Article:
5. I wonder about that, Jon, said Sullivan, standing near. You have less fear of learning than any gull I’ve seen in ten thousand years. The Flock fell silent, and Jonathan fidgeted in embarrassment. We can start working with time if you wish, Chiang said, till you can fly the past and the future. And then you will be ready to begin the most difficult, the most powerful, and the most fun of all. You will be ready to begin to fly up and know the meaning of kindness and love.
  6. For in spite of his lonely past, Jonathan Seagull was born to be an instructor, and his own way of demonstrating love was to give something of the truth that he had seen to a gull who asked only a chance to see truth for himself.
  7. Each of us is in truth an idea of the Great Gull, an unlimited idea of freedom, Jonathan would say in the evenings on the beach, and precision flying is a step toward expressing our real nature. Everything that limits us we have to put aside…Break the chains of your thought, and you break the chains of your body too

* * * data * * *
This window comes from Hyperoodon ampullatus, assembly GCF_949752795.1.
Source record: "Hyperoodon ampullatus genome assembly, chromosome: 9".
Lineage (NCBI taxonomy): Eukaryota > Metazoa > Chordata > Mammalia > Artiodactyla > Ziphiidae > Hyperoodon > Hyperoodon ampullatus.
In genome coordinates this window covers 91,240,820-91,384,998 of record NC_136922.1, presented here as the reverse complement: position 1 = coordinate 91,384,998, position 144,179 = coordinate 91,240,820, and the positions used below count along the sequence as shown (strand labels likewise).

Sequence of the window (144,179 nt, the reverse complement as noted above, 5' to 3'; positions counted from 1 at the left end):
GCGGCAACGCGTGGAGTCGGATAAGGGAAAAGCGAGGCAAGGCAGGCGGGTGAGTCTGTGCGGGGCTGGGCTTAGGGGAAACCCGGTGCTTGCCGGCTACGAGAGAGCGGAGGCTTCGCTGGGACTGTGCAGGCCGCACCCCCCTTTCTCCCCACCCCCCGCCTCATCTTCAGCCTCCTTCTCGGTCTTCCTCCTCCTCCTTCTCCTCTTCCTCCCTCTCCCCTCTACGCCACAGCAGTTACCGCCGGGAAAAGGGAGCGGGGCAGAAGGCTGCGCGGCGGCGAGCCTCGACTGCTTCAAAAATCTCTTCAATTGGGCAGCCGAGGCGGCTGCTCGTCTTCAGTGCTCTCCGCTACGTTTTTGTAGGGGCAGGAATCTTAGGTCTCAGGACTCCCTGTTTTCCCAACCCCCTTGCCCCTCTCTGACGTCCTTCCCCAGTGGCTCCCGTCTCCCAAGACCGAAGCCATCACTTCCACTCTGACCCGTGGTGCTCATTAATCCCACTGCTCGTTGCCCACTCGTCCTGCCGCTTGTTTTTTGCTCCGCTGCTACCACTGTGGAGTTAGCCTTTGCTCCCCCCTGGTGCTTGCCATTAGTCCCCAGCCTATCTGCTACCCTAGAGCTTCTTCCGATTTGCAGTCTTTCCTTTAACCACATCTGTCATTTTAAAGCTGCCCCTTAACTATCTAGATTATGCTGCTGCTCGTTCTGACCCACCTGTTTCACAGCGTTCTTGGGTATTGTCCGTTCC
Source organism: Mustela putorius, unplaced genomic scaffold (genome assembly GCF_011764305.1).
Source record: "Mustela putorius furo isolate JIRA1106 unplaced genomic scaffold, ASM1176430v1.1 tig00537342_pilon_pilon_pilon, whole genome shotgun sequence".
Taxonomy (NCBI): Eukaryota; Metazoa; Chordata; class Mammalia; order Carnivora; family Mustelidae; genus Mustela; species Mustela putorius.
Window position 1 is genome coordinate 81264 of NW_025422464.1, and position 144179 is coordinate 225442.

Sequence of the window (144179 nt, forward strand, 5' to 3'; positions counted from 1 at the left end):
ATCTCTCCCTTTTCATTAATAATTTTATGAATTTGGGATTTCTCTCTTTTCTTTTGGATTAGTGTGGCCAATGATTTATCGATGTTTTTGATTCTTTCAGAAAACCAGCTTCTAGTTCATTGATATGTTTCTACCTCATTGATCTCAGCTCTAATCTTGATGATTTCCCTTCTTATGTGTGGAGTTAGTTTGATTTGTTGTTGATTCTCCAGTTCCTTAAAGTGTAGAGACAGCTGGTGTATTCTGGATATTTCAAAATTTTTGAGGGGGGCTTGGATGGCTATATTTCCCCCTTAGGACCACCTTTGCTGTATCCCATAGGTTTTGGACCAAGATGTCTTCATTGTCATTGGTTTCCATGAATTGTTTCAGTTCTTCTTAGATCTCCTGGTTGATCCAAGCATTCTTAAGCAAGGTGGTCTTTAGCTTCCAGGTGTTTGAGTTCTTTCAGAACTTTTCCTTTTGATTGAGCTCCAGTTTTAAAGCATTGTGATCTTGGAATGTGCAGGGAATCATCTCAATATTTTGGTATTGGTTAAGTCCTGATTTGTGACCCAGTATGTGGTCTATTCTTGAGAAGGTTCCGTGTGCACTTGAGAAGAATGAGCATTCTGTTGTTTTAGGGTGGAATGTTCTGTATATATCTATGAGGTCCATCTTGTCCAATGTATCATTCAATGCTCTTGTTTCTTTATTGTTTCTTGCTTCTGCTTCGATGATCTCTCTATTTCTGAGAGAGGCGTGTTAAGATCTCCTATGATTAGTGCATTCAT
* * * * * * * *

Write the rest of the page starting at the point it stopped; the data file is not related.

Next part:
8. He spoke of very simple things – that it is right for a gull to fly, that freedom is the very nature of his being, that whatever stands against that freedom must be set aside, be it ritual or superstition or limitation in any form. Set aside, came a voice from the multitude, even if it be the Law of the Flock? The only true law is that which leads to freedom, Jonathan would said. There is no other.

What I got out of it

  1. Has been 15 years since the last time I read this book and it hit me even more this time. Go live, do, practice, aim for perfection, freedom, and truth. It is the most fulfilling way to live and will open up dimensions that you couldn’t even imagine before
Categories
Books Worth Re-reading

The Path of Least Resistance: Learning to Become the Creative Force in Your Own Life by Robert Fritz

The Rabbit Hole is written by Blas Moros. To support, sign up for the newsletter, become a patron, and/or join The Latticework. Original Design by Thilo Konzok.